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Expert care for this rare thoracic cancer.
Thymoma is a rare form of cancer that affects the thymus, a small organ under the breastbone. The thymus produces T-lymphocytes, a type of white blood cells that helps the body fight bacteria and viruses as part of the immune system. The thymus is most active in children and teens, and it shrinks during adulthood.
Thymoma accounts for less than 1 percent of all cancer diagnoses. Because the condition is so rare, not all providers have experience caring for people with thymoma. Our thymoma team is one of the few teams nationwide to perform minimally invasive surgery to remove the thymus (thymectomy). We also offer a Survivorship Workshop Series to support and educate you starting from the moment you receive a thymoma diagnosis.
Thymoma risk factors
Your doctor may discover your thymoma after diagnosing you with certain autoimmune disorders, including:
- Hypogammaglobulinemia: A condition that involves a lack of B-lymphocytes (a type of white blood cell) and antibodies in the blood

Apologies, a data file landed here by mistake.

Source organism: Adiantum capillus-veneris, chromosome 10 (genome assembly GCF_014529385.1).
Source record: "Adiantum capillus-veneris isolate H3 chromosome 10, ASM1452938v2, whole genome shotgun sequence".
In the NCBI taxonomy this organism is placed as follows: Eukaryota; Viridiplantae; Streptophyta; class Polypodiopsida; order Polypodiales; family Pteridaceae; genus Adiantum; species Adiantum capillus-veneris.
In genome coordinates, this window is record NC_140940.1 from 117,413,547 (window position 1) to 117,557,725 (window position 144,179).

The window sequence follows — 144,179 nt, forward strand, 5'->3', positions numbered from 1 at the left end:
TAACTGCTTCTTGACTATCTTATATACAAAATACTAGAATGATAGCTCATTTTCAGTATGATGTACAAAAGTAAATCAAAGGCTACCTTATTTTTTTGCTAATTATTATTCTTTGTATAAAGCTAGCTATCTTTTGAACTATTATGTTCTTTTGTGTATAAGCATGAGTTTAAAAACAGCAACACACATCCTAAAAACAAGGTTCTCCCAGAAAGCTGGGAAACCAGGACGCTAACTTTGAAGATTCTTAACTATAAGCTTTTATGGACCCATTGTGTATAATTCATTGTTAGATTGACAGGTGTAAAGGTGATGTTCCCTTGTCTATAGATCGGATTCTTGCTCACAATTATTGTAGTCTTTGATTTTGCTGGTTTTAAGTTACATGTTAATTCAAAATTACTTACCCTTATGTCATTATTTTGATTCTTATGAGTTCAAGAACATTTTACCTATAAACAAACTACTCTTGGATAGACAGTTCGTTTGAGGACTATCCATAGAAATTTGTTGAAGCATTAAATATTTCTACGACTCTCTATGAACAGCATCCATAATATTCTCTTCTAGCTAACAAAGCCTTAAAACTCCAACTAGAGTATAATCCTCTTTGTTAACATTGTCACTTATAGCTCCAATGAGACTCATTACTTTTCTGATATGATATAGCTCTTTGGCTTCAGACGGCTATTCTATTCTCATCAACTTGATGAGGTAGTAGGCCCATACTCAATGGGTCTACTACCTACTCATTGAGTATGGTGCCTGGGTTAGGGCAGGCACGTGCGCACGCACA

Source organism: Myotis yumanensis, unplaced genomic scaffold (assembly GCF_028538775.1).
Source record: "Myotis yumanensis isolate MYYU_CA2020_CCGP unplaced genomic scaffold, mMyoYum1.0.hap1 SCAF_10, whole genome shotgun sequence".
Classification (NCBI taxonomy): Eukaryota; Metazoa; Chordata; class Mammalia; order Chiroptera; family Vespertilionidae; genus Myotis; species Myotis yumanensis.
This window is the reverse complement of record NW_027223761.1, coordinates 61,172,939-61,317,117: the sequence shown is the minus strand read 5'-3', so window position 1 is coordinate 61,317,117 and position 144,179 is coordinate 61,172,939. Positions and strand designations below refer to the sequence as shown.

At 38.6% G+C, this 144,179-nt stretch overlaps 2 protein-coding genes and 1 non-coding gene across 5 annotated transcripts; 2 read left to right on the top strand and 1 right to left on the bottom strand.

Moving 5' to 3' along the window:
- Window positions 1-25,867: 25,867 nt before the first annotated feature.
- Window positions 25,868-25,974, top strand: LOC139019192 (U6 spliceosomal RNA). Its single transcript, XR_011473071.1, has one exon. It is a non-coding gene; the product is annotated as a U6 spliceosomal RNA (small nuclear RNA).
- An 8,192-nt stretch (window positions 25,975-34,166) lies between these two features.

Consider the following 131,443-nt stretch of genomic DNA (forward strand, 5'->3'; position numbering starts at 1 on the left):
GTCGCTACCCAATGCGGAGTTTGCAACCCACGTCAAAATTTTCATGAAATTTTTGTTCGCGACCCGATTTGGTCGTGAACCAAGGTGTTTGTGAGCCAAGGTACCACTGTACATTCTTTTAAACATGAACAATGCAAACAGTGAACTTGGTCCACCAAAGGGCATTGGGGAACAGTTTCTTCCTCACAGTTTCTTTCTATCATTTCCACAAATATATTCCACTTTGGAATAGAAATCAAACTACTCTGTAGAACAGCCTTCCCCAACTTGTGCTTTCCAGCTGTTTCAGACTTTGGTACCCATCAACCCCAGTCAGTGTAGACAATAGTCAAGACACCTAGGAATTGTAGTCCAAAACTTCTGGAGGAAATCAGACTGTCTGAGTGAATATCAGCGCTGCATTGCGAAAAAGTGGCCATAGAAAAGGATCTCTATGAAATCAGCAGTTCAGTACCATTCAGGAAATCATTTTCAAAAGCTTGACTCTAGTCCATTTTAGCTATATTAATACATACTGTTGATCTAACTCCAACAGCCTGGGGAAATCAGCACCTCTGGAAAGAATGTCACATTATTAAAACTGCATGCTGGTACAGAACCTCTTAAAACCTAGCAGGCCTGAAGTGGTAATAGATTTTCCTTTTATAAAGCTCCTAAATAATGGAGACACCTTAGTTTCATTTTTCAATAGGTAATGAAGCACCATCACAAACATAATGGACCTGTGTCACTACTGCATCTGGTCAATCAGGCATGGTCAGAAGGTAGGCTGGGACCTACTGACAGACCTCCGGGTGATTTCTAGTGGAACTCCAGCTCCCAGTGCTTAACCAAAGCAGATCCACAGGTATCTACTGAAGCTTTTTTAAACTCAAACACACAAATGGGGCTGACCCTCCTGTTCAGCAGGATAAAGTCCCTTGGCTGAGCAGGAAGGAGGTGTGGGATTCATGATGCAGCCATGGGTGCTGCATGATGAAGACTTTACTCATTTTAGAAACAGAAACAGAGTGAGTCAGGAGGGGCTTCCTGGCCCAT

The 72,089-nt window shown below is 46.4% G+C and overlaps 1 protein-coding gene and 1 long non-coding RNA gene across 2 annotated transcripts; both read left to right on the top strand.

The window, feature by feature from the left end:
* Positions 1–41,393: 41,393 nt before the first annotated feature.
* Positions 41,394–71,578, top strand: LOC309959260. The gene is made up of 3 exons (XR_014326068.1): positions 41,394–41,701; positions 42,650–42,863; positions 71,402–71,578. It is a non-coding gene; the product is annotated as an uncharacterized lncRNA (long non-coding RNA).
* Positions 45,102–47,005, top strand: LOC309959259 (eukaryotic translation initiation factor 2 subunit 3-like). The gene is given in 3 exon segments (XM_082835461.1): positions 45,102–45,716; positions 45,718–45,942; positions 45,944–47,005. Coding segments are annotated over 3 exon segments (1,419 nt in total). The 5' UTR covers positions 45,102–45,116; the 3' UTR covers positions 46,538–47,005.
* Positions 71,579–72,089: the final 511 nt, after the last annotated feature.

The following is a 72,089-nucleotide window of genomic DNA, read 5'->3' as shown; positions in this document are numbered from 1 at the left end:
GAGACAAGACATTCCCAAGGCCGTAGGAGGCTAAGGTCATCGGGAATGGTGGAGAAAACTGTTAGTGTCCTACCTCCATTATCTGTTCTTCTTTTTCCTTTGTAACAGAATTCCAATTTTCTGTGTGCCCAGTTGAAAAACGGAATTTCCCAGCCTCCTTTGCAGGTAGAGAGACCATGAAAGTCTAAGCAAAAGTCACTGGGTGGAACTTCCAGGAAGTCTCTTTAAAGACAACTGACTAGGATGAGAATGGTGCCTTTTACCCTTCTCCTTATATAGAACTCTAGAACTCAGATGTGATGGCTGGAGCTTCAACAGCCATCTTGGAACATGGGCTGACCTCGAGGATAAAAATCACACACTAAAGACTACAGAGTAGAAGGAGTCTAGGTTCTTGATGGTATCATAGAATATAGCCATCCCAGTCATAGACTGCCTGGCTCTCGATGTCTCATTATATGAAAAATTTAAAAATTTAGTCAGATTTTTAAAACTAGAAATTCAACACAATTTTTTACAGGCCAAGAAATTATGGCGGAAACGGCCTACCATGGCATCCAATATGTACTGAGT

- Myasthenia gravis: A disease that causes muscle weakness and fatigue
- Red-cell aplasia: A type of anemia that involves the bone marrow not making enough red blood cells
If you have thymoma, you may not notice any unusual symptoms. If you do notice symptoms, they may include:
- Chest pain or pressure
- Increased body or facial hair
- Persistent cough
- Weight gain
Our thymoma diagnosis options
If your doctor suspects that you have thymoma, you’ll need one or more imaging tests in order to rule in or rule out that diagnosis. These tests let your doctor see whether you have thymoma and, if so, how advanced it may be. Learn more about our thymoma diagnostic process.
Thymectomy is our first line of defense against thymoma. If your thymoma is small enough, you may be a good candidate for a minimally invasive robot-assisted thymectomy. We also use traditional open surgery for patients with tumors that are too large or complex to treat with minimally invasive techniques.
If surgery isn’t an option for you, we use radiation therapy to destroy tumors. Radiation therapy is sometimes an option to relieve symptoms of thymoma, especially if the tumor has spread. Your doctor may recommend chemotherapy as well as part of your treatment plan.
You may be a good candidate for a clinical trial to test new treatments for thymoma. Talk to your doctor about whether taking part in a clinical trial is right for you.
Get Information on Clinical Trials
If you have thymoma, you may qualify for one of our clinical trials.
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